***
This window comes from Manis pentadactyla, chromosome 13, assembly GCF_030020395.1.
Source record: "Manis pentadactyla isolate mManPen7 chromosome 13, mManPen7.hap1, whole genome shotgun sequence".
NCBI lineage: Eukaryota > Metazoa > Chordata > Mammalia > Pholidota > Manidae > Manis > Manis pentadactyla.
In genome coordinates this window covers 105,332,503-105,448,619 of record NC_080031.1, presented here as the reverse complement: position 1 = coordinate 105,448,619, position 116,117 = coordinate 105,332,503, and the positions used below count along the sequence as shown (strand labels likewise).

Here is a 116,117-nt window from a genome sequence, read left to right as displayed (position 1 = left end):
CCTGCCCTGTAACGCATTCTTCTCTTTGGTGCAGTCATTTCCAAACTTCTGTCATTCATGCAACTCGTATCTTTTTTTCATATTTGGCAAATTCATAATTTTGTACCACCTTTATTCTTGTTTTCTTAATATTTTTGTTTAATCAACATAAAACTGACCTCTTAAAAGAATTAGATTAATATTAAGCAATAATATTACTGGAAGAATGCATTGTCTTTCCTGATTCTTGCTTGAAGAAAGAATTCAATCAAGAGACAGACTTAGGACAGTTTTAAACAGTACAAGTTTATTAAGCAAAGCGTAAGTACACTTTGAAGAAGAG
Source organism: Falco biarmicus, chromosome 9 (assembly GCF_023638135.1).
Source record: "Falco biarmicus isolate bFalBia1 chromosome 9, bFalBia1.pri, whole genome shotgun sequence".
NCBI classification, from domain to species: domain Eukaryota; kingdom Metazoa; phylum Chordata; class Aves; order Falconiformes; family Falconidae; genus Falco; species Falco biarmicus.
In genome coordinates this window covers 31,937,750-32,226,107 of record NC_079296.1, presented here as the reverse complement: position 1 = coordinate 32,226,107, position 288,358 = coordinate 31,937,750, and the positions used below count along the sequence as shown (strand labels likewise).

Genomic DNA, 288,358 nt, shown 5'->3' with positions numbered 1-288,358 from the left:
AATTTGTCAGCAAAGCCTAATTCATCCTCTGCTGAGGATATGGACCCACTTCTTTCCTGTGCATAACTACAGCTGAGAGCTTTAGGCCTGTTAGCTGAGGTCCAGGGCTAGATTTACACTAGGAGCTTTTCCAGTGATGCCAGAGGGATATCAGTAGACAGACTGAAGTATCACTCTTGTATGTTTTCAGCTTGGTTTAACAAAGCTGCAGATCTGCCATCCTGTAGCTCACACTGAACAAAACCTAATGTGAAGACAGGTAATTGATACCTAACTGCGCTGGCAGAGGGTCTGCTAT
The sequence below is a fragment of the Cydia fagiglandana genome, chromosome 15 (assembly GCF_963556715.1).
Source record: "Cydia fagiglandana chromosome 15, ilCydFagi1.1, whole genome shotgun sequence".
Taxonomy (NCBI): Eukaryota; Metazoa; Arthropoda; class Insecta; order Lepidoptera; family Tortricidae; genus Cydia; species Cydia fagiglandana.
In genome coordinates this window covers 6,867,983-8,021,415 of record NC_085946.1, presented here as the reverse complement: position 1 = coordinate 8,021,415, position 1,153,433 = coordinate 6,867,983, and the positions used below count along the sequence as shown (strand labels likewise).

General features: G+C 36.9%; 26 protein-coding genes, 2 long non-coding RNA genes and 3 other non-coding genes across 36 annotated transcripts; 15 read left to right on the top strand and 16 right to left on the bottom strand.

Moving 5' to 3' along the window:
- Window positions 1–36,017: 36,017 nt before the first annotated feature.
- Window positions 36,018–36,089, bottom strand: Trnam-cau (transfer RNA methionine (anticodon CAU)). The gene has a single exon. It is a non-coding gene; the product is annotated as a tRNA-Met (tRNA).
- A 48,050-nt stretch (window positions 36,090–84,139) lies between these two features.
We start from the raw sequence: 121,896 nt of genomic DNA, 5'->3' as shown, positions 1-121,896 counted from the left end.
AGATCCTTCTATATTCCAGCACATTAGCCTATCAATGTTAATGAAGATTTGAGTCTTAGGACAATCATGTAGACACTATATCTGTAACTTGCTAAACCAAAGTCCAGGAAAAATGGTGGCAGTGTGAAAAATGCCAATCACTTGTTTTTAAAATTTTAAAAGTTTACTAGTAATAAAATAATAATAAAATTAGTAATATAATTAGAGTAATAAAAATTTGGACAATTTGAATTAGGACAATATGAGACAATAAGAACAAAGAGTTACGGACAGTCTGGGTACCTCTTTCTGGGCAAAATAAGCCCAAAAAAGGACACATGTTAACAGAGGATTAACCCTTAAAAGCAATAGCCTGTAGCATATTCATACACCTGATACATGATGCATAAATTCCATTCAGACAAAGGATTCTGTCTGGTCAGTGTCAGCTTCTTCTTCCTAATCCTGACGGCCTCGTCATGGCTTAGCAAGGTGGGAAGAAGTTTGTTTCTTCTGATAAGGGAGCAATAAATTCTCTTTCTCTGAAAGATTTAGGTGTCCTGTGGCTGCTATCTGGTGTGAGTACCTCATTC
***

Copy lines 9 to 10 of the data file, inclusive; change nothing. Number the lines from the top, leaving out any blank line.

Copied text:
NCBI classification, from domain to species: domain Eukaryota; kingdom Metazoa; phylum Chordata; class Aves; order Falconiformes; family Falconidae; genus Falco; species Falco biarmicus.
In genome coordinates this window covers 31,937,750-32,226,107 of record NC_079296.1, presented here as the reverse complement: position 1 = coordinate 32,226,107, position 288,358 = coordinate 31,937,750, and the positions used below count along the sequence as shown (strand labels likewise).